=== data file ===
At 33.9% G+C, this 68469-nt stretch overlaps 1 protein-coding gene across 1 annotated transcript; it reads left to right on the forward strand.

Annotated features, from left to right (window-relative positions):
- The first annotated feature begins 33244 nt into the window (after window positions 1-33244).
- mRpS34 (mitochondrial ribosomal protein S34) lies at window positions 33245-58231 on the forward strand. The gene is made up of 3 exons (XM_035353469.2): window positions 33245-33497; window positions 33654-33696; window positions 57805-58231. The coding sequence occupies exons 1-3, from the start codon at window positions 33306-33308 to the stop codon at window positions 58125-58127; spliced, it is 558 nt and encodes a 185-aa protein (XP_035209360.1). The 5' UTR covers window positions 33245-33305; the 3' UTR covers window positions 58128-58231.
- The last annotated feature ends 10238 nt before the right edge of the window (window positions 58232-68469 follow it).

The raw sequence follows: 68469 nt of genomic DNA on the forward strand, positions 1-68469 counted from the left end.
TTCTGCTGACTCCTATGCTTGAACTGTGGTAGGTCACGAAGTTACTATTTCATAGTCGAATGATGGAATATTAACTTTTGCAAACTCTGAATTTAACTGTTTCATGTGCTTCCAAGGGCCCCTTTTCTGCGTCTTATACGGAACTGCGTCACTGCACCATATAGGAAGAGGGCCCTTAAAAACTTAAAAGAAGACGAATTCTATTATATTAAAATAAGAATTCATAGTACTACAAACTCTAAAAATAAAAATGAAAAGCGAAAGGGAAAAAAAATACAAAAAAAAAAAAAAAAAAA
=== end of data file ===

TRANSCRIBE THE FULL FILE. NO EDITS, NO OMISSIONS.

At 33.9% G+C, this 68469-nt stretch overlaps 1 protein-coding gene across 1 annotated transcript; it reads left to right on the forward strand.

Annotated features, from left to right (window-relative positions):
- The first annotated feature begins 33244 nt into the window (after window positions 1-33244).
- mRpS34 (mitochondrial ribosomal protein S34) lies at window positions 33245-58231 on the forward strand. The gene is made up of 3 exons (XM_035353469.2): window positions 33245-33497; window positions 33654-33696; window positions 57805-58231. The coding sequence occupies exons 1-3, from the start codon at window positions 33306-33308 to the stop codon at window positions 58125-58127; spliced, it is 558 nt and encodes a 185-aa protein (XP_035209360.1). The 5' UTR covers window positions 33245-33305; the 3' UTR covers window positions 58128-58231.
- The last annotated feature ends 10238 nt before the right edge of the window (window positions 58232-68469 follow it).

The raw sequence follows: 68469 nt of genomic DNA on the forward strand, positions 1-68469 counted from the left end.
TTCTGCTGACTCCTATGCTTGAACTGTGGTAGGTCACGAAGTTACTATTTCATAGTCGAATGATGGAATATTAACTTTTGCAAACTCTGAATTTAACTGTTTCATGTGCTTCCAAGGGCCCCTTTTCTGCGTCTTATACGGAACTGCGTCACTGCACCATATAGGAAGAGGGCCCTTAAAAACTTAAAAGAAGACGAATTCTATTATATTAAAATAAGAATTCATAGTACTACAAACTCTAAAAATAAAAATGAAAAGCGAAAGGGAAAAAAAATACAAAAAAAAAAAAAAAAAAA